In summary, the idea behind disaster recovery planning is to reduce the surprise factor when it occurs. Anticipation and preparation are key attributes.
Risk management is all about preparation by either reducing the likelihood of a disaster or minimizing the impact. Impact can be cost, service, or any other vital factor in a running organization. As always, documentation is key. (I’ll probably do another post specifically on managing risk and how it’s applied to IR/DR/BC plans).
So after all of that? Why do you even need an SLA? What should there be?
It’s not really for one specific organization or anything, in fact it’s to ensure that neither party can plead ignorance. Because an SLA pulls together information on the contracted service and the agreed upon reliability into a single document, it states the metrics, responsibilities and expectations. In doing so, it ensures that both sides have agreed to the same understanding. The SLA not only includes a description of the provided services and service levels, but as we mentioned, metrics, duties and responsibilities, and any possible remedies and/or penalties. It’s important to designate these metrics to ensure that it prevents bad behavior from both parties by ensuring the acceptable levels of service. So in a typical SLA, there should be two components: services and management.
Service is pretty self-explanatory and it includes specifics on services provided as well as any responsibilities, costs, procedures, conditions etc. Management will include more about the reporting method (how to notify client), the used metrics, any clauses and a mechanism for updating the agreement. I realize that the term “metrics” is pretty ambiguous itself, but in the end its an understanding on how things will be measured as well as a justified reason in choosing it. For the most part, these measured metrics should motivate the right behavior for optimized processes as well as something that can be easily collected. More data is typically better, but in this case, less is more because it’s important to receive concise data and information to make informed decisions as soon as possible. Lastly, there should be a clause or statement to review the SLA, just like anything else changes will happen and so will the surrounding environment so it’s important to have it be updated and ensure that both parties are privy to any new changes.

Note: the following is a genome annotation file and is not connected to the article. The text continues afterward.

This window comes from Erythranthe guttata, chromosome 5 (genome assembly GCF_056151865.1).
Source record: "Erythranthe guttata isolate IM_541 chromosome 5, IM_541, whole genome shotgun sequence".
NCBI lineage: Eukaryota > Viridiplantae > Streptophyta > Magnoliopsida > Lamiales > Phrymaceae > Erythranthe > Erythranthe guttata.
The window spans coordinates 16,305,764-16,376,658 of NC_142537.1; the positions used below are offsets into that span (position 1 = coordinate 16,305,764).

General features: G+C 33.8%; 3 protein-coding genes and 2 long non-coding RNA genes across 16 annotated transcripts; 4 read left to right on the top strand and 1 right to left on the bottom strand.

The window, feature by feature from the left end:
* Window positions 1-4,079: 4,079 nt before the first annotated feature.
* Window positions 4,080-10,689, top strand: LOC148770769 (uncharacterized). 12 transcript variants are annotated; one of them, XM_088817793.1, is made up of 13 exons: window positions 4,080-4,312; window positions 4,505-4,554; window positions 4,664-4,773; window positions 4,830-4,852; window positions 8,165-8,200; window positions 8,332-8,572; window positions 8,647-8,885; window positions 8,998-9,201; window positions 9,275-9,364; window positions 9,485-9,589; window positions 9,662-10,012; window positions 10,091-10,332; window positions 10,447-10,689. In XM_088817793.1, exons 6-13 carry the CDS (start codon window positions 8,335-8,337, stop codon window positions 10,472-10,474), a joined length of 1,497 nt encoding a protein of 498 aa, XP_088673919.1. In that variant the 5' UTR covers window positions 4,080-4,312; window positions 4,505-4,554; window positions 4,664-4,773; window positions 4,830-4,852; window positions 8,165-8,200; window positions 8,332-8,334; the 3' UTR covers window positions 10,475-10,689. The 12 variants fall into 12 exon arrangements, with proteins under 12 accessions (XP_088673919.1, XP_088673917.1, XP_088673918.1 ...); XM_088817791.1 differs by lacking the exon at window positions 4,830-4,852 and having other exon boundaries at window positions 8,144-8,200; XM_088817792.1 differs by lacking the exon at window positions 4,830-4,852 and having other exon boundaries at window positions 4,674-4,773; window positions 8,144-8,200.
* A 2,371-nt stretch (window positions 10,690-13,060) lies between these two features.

Although a thorough and comprehensive SLA is good to ensure any loopholes and what not, having too many can also make tracking and analyzing performance metrics more difficult and confusing. Like I said before, less is more, can be pretty applicable but just ensure that the most important are listed and any others are mutually understood. I was just practicing on writing one by looking at samples and I ended up with a 2.5 page SLA just because I kept thinking of things, but I didn’t realize just how “off topic” I had gotten and how I strayed away from “Service Level” and more into general practices and risk management topics, those of which should typically be internal and not part of an agreement with clients since those should be organization wide practices. Simple enough? I THINK NOT! (This should not be a “Hold my beverage, I’ve got this” moment)